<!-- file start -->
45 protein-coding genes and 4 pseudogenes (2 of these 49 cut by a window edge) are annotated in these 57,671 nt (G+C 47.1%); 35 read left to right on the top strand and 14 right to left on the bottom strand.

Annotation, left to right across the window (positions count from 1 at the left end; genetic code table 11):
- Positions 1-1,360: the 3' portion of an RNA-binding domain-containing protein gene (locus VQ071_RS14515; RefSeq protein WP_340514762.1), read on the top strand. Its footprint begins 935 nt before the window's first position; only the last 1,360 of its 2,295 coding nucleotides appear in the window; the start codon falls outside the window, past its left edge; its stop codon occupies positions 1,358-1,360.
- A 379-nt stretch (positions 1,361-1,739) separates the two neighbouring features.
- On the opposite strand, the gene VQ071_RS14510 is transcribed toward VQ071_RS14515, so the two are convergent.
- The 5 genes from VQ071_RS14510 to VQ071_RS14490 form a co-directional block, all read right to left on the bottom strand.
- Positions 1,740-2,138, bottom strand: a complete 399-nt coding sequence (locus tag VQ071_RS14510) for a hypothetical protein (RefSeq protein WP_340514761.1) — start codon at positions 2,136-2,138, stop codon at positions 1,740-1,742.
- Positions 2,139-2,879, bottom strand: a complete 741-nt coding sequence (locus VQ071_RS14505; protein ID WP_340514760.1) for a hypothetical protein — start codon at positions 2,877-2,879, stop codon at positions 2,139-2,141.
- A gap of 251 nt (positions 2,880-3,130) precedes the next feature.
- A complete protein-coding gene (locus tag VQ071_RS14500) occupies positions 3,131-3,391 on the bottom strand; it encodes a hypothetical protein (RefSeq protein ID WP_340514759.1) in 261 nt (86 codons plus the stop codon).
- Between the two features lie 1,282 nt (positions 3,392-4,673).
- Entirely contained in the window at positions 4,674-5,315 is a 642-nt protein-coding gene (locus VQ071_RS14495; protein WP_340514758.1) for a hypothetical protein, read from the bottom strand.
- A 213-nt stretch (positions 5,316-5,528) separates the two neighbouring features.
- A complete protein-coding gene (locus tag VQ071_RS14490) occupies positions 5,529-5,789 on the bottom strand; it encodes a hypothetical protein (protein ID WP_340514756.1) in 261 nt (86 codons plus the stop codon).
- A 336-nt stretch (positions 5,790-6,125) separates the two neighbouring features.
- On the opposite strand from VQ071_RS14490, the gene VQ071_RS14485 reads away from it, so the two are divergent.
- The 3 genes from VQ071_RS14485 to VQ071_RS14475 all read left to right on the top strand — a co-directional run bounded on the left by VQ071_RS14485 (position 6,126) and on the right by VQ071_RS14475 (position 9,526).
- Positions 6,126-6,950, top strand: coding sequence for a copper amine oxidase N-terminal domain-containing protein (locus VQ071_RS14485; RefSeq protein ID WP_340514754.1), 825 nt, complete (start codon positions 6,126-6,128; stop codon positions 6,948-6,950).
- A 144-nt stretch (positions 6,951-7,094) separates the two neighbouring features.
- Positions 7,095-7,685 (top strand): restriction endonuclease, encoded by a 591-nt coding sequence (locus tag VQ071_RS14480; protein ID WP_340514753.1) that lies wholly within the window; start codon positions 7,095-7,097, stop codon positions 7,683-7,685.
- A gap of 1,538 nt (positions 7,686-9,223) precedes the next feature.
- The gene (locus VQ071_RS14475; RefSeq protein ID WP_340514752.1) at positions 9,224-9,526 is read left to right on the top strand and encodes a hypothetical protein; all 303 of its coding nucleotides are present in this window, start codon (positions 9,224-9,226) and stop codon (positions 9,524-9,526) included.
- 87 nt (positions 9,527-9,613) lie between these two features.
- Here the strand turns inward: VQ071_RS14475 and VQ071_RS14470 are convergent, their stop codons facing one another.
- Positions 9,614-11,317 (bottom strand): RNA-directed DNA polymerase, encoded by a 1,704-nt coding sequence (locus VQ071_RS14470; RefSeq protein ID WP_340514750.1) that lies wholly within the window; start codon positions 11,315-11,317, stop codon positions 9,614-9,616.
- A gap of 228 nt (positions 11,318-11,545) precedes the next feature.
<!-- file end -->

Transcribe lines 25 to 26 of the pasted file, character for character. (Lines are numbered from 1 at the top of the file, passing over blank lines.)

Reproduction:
- Positions 9,614-11,317 (bottom strand): RNA-directed DNA polymerase, encoded by a 1,704-nt coding sequence (locus VQ071_RS14470; RefSeq protein ID WP_340514750.1) that lies wholly within the window; start codon positions 11,315-11,317, stop codon positions 9,614-9,616.
- A gap of 228 nt (positions 11,318-11,545) precedes the next feature.